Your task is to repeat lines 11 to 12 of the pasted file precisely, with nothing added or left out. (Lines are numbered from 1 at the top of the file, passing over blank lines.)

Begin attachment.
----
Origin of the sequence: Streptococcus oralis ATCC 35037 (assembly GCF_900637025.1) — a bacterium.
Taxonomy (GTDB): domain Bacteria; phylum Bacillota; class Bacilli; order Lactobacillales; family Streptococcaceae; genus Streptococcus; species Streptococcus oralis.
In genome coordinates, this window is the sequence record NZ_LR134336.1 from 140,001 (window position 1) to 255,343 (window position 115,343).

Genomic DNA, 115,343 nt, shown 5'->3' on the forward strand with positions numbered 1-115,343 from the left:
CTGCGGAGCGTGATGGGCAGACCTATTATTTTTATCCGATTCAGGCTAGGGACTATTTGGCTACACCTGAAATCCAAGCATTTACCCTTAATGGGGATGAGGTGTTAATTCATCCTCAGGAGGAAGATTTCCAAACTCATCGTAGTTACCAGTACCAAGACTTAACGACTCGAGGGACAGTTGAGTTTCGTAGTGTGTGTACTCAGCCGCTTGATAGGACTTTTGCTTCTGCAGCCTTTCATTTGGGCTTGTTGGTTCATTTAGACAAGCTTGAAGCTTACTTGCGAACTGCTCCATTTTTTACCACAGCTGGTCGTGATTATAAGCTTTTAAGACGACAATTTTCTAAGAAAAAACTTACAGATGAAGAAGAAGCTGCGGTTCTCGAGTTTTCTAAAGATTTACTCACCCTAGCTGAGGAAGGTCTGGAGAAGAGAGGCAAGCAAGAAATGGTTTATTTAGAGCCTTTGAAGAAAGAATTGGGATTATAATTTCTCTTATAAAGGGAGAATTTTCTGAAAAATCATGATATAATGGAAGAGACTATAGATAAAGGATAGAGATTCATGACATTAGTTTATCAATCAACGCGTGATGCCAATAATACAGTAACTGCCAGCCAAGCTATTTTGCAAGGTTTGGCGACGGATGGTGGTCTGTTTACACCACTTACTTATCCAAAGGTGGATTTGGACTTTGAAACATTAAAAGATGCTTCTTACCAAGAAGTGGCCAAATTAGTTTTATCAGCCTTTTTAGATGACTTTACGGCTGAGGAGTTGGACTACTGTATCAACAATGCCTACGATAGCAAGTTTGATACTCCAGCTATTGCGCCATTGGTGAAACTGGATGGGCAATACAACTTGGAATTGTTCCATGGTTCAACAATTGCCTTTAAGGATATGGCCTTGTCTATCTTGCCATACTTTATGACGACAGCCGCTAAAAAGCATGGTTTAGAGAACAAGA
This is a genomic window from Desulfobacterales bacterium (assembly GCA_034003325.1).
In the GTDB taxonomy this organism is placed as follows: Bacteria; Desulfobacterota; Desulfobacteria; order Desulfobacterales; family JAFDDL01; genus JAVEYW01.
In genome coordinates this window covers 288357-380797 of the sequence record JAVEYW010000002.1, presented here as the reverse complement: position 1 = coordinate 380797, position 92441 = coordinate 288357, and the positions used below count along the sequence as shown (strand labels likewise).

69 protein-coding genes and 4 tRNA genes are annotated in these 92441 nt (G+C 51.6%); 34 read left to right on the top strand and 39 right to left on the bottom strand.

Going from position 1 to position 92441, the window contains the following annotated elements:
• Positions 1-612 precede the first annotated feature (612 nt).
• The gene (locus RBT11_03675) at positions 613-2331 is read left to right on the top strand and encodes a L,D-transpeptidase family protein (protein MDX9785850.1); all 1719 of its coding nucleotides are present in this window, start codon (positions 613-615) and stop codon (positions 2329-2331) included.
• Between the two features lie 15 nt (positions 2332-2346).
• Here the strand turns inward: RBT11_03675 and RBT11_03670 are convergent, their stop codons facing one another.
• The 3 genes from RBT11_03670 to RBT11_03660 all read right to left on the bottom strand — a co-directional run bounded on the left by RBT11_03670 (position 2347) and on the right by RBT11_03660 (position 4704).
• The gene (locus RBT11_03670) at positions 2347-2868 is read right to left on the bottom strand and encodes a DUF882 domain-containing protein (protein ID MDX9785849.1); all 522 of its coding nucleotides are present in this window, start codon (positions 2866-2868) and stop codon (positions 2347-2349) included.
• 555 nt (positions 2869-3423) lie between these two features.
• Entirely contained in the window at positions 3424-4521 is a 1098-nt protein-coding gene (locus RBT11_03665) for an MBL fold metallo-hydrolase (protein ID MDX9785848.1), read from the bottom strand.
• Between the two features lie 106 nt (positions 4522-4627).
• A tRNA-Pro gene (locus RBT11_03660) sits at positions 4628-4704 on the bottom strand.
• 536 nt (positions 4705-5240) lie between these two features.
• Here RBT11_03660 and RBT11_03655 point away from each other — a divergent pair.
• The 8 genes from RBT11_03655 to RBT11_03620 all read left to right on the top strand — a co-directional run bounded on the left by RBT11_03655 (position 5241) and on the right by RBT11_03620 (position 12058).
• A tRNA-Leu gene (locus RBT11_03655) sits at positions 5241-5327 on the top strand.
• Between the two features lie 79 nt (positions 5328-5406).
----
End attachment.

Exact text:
• Positions 1-612 precede the first annotated feature (612 nt).
• The gene (locus RBT11_03675) at positions 613-2331 is read left to right on the top strand and encodes a L,D-transpeptidase family protein (protein MDX9785850.1); all 1719 of its coding nucleotides are present in this window, start codon (positions 613-615) and stop codon (positions 2329-2331) included.